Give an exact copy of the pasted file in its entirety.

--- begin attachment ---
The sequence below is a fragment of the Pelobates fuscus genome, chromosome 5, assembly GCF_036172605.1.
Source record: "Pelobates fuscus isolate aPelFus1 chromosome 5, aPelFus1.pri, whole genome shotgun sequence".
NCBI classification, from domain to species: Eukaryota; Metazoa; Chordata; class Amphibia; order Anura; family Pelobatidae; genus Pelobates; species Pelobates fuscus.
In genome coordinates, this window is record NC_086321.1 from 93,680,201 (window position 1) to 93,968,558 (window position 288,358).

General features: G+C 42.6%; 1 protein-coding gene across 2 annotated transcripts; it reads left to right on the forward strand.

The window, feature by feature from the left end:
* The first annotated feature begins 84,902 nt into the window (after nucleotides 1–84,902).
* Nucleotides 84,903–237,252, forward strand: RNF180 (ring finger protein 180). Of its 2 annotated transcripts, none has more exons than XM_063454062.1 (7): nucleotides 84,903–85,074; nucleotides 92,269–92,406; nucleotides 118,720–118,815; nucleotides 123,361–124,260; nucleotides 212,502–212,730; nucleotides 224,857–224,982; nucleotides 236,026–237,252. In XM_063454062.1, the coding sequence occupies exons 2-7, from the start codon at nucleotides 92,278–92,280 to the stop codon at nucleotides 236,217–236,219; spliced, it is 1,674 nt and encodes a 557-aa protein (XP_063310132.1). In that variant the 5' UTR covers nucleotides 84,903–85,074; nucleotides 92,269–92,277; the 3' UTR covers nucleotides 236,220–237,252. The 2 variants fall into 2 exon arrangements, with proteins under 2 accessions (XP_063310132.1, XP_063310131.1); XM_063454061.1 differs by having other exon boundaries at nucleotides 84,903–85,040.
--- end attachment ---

The sequence below is a fragment of the Pelobates fuscus genome, chromosome 5, assembly GCF_036172605.1.
Source record: "Pelobates fuscus isolate aPelFus1 chromosome 5, aPelFus1.pri, whole genome shotgun sequence".
NCBI classification, from domain to species: Eukaryota; Metazoa; Chordata; class Amphibia; order Anura; family Pelobatidae; genus Pelobates; species Pelobates fuscus.
In genome coordinates, this window is record NC_086321.1 from 93,680,201 (window position 1) to 93,968,558 (window position 288,358).

General features: G+C 42.6%; 1 protein-coding gene across 2 annotated transcripts; it reads left to right on the forward strand.

The window, feature by feature from the left end:
* The first annotated feature begins 84,902 nt into the window (after nucleotides 1–84,902).
* Nucleotides 84,903–237,252, forward strand: RNF180 (ring finger protein 180). Of its 2 annotated transcripts, none has more exons than XM_063454062.1 (7): nucleotides 84,903–85,074; nucleotides 92,269–92,406; nucleotides 118,720–118,815; nucleotides 123,361–124,260; nucleotides 212,502–212,730; nucleotides 224,857–224,982; nucleotides 236,026–237,252. In XM_063454062.1, the coding sequence occupies exons 2-7, from the start codon at nucleotides 92,278–92,280 to the stop codon at nucleotides 236,217–236,219; spliced, it is 1,674 nt and encodes a 557-aa protein (XP_063310132.1). In that variant the 5' UTR covers nucleotides 84,903–85,074; nucleotides 92,269–92,277; the 3' UTR covers nucleotides 236,220–237,252. The 2 variants fall into 2 exon arrangements, with proteins under 2 accessions (XP_063310132.1, XP_063310131.1); XM_063454061.1 differs by having other exon boundaries at nucleotides 84,903–85,040.